i find ab fascinating. There have been 3 questions about public facilities providing loos in as many weeks (optician; books`shops; cafes). There have also been about 4/5 questions about children who own properties jointly with their parents and what happens/ed why the parent died/went into care. All very peculiar (although perhaps not quite as peculiar as the OP covertly filming staff going to the loo)
Premises selling alcohol are different
And they only have to have toilers in certain crics
Cafes do not have to have loos although, as already stated, some councils will have rules and condition's on opening one
I think it will be found that the provision of toilet facilitates is covered by the Supply of goods and services act 1982.This requires that toilet facilities must be available for staff in a restaurant & wherever possible for customers, where the restaurant has a drinks licence or is open after 11pm they must have toilet facilities for customers. So it will depend if your local bakery has a drinks licence or is open after 11pm or not as to whether they must have toilets for customers use.
Perhaps a little common sense is lacking on the part of the bakery? They certainly should provide toilet facilities for any customers eating in their establishment. Failing to do so is poor customer relations and shows what little respect or regard they have for their customers. It's hardly a professional approach to running a business.

I wouldn't eat there getpooh. However, they sound as if they're the sort of people who wouldn't care anyway!
That is very odd. A customer toilet usually states that it is only for customer use. You could always go before you visit there or show your distaste for their rules by not going there at all.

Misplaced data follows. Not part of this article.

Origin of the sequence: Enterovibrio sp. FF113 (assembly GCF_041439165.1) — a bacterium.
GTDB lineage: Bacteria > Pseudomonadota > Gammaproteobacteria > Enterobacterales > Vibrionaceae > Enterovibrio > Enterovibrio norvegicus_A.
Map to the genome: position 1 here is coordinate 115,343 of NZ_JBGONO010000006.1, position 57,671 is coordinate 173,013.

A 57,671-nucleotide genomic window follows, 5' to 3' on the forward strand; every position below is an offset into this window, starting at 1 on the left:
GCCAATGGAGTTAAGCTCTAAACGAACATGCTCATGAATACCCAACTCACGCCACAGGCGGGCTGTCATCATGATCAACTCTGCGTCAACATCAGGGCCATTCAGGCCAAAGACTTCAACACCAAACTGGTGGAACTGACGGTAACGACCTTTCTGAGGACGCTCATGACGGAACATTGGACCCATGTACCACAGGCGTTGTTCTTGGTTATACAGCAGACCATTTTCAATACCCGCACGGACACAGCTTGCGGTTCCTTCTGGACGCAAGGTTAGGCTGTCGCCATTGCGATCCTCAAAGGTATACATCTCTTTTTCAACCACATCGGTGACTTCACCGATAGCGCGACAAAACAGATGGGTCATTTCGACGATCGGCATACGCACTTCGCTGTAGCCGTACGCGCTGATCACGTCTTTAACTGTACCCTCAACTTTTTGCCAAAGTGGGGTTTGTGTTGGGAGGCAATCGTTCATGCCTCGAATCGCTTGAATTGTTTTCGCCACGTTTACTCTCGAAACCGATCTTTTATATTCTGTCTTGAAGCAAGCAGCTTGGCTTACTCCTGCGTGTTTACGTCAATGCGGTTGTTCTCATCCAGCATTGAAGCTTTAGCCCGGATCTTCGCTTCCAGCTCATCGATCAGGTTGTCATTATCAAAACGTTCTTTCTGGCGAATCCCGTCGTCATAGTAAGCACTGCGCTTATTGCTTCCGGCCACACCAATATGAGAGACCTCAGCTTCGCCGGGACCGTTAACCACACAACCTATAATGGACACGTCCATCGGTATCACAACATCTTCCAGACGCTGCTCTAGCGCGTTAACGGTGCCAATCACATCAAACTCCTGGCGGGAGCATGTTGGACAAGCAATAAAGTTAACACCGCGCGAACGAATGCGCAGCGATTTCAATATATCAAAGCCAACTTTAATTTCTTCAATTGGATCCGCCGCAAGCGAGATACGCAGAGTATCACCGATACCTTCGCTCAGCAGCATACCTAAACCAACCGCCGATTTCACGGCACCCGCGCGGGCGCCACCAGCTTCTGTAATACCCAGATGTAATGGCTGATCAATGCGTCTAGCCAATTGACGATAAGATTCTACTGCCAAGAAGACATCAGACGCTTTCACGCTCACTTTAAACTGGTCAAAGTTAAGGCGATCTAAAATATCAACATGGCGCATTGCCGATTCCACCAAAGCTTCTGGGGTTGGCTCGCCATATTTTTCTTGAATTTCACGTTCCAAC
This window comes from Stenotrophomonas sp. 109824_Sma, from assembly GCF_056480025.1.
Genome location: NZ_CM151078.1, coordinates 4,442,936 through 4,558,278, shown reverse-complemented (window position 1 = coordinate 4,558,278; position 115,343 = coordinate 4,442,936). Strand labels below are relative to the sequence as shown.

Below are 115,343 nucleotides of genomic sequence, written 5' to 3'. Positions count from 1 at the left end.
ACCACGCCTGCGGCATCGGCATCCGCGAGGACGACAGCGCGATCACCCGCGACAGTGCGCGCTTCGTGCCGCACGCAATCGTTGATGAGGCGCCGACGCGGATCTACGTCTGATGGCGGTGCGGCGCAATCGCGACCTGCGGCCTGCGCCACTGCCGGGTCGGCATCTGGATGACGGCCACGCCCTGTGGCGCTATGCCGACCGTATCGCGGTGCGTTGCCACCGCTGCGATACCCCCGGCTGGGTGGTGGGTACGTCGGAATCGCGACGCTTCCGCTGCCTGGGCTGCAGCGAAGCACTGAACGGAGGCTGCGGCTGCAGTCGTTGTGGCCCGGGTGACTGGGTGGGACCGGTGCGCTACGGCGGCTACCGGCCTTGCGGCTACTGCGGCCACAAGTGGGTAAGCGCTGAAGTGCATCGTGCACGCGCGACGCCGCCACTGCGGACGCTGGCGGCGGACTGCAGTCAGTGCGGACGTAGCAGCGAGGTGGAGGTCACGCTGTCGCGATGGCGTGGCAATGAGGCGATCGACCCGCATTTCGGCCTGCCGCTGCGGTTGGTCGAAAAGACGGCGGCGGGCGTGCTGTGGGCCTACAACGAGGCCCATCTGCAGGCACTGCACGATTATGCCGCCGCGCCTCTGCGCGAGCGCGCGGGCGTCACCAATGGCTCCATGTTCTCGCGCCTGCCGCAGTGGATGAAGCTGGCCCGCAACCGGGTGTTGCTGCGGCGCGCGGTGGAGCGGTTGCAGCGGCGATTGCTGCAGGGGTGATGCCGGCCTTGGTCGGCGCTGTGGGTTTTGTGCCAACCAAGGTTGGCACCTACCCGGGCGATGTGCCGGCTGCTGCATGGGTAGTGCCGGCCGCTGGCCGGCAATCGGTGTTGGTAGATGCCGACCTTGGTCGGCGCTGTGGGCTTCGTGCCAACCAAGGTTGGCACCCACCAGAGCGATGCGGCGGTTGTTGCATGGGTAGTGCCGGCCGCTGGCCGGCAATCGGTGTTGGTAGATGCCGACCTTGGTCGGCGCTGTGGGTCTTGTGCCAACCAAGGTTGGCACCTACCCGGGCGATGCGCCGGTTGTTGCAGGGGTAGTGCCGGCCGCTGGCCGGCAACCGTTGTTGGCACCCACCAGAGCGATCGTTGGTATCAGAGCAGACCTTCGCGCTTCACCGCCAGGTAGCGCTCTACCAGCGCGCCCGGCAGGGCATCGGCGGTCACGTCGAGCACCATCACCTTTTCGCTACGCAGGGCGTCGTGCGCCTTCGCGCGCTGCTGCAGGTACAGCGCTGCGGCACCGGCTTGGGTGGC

Getpooh is an unfortunate name for someone enquiring about toilets...
While I take your point about 'customer service', Andyvon, the reality is that many small café owners can't afford to pay for the vandalism which can often occur when toilets are made available to the public.

I was in a small bakery/sandwich shop/café in Sawston (Cambs) recently. It's quite an upmarket area and certainly not the type of town which you'd associate with hooliganism. However the owner of the one-woman business told me that she'd given up trying to provide toilet facilities for customers, after several instances of vandalism had cost her over £1000 in under a year. (It wasn't actually smashing anything up but, for example, someone had deliberately rammed an apple so solidly into the U-bend that the plumber had to remove and replace the bowl in order to remove it).

Having run a railway station (where the toilet facilities suffered some form of vandalism every few days) I know only too well that providing customer toilets can result in major expenditure for a business which is simply trying to provide good customer service.
Just a point which comes to mind here:

There's a branch of Burger King on London's Oxford Street where they employ security staff solely to ensure that only bona fide customers use their toilet facilities. Given the lengthy hours which the branch is open that must be costing them at least £500 per week (for a couple of staff on minimum wage) and possibly much more. No business would pay out that much money unless it was less than the cost of cleaning and repairs which they'd otherwise face. Providing toilet facilities isn't cheap!